By William J. Dagendesh
Russ Meyer, who is the provost for CSU-Pueblo, will retire at the end of this semester after more than four decades as an educator.
Meyer started work here in March 2000 when the institution was called the University of Southern Colorado.
The provost had never heard of USC when a friend asked him to apply for the position of the dean of the College of Humanities and Social Sciences, he said. Meyer was reluctant to apply for the position because his family didn’t want to leave Emporia, Kan. where Meyer served as professor of English with Emporia State University.
Meyer discovered USC was unlike any university he had experienced, he said. USC had a poor marketing and recruiting program, he said, and enrollment and morale was at an all-time low. Because of this, people knew little about the campus and what it had to offer, he said.
“USC was so unpopular that people referred to it as the University of Second Choice,” Meyer said.
The provost credits CSU-Pueblo’s former president Joe Garcia for much of the university’s growth. Under Garcia’s leadership, CSU-Pueblo became Colorado’s fastest-growing university, Meyer said. Out-of-state transfer students are attracted to CSU-Pueblo’s affordable, quality education, he said, and enrollment numbers continue to grow.
CSU-Pueblo expects enrollment to reach 6,000 students by 2012, Meyer said.
+“Because of Joe, the university has seen great direction in enrollment gains” Meyer said. “The quality of the institution has improved both in students and faculty.”
Garcia resigned last November after being elected to serve as Colorado’s lieutenant governor.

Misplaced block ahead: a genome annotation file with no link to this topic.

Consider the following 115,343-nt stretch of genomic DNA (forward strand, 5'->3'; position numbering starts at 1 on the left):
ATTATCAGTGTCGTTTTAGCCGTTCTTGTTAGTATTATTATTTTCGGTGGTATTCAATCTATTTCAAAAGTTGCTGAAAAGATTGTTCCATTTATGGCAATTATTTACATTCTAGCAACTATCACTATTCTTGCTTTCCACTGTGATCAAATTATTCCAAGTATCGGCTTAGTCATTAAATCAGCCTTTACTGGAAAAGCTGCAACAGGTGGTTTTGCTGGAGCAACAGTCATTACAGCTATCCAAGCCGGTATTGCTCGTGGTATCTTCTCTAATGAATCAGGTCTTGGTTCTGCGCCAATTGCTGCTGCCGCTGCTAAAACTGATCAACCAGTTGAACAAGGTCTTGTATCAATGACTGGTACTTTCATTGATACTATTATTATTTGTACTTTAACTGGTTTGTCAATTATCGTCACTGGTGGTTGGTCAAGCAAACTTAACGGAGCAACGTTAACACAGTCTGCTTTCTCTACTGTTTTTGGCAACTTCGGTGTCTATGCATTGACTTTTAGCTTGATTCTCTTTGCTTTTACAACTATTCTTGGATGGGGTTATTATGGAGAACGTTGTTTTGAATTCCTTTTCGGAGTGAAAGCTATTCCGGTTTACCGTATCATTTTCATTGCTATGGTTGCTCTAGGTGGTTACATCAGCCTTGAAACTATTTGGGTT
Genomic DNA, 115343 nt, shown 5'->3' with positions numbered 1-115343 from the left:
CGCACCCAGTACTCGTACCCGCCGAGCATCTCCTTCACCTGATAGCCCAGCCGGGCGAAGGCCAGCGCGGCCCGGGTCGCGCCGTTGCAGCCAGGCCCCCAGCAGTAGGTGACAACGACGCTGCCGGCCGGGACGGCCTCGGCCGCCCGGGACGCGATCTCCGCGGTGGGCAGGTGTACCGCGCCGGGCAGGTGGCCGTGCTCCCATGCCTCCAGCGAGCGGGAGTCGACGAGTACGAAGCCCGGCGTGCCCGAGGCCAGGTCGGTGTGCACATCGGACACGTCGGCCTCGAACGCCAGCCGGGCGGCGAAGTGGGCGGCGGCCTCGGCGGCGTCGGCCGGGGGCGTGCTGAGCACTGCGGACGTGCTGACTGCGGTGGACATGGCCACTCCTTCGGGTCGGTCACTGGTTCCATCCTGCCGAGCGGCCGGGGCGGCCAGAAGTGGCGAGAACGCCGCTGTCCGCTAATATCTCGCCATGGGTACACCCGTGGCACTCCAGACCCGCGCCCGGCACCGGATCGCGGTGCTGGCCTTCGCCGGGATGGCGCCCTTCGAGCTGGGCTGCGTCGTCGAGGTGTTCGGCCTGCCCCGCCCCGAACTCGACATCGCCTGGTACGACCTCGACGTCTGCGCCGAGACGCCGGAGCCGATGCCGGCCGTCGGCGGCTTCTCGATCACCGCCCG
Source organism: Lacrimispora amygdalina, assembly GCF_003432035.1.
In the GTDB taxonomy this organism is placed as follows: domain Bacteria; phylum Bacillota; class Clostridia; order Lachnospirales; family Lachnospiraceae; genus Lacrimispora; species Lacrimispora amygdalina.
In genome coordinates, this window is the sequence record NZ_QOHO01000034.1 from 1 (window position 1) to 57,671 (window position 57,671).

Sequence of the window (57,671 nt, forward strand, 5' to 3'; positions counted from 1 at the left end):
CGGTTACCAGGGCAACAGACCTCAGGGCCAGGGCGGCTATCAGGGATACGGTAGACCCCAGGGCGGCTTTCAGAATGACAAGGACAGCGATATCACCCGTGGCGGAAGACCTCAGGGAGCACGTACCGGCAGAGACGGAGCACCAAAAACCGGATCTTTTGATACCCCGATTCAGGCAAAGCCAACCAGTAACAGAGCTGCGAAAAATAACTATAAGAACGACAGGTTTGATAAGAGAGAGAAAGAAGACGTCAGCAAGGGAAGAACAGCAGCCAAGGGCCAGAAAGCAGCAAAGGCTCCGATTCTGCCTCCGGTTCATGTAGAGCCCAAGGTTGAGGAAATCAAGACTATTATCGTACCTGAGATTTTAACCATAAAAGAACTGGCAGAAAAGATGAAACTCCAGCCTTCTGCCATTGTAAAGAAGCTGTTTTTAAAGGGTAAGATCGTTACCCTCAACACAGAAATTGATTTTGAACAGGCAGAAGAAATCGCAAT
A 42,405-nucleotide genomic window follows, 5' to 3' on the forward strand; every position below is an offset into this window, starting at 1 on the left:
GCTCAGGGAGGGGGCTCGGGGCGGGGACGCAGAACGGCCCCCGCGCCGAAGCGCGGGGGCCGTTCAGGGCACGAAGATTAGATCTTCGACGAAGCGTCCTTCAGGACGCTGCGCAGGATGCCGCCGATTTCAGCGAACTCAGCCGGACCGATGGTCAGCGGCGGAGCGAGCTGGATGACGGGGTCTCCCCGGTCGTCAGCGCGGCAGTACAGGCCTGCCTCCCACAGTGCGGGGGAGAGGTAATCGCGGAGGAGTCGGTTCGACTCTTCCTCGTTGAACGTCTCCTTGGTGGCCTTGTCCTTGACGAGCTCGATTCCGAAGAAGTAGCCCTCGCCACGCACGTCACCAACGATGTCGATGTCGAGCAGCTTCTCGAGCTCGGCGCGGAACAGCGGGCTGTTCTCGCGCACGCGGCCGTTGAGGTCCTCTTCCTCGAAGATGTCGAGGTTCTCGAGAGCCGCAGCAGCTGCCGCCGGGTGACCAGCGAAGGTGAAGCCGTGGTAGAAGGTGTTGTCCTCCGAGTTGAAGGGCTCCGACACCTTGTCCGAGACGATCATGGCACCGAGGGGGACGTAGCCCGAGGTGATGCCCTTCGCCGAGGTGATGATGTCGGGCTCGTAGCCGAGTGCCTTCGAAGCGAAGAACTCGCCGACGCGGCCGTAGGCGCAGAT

Despite Garcia’s contributions, the future of the university depends on what happens to funding in the state, Meyer said. Many things need to be done throughout Colorado, he said, but that there isn’t much money with which to do it.
“We got a lot of colleges and universities in the state, and people believe some of them should be closed to save money,” Meyer said. “If we do that, we will deny access to hundreds, perhaps thousands of people. We would lose revenue from students who go to these schools because most of them won’t be able to go anywhere else.
“This university, Adams State and all the community colleges have an access mission,” Meyer said, “and bringing education to the people is what we’re about.”
After having worked in education nearly half a century, Meyer wants to explore other employment possibilities, he said. He considered opening his own woodworking business, he said, but believes building for profit would cheapen the pleasure he gets from creating for fun.
Meyer took up woodworking more than 30 years ago as a way to save money and relieve stress, he said.
Also, Meyer is not above greeting customers at the entrance of a department store, he said, nor is he opposed to getting his hands dirty. For now, Meyer wants to leave the doors of opportunity open, he said.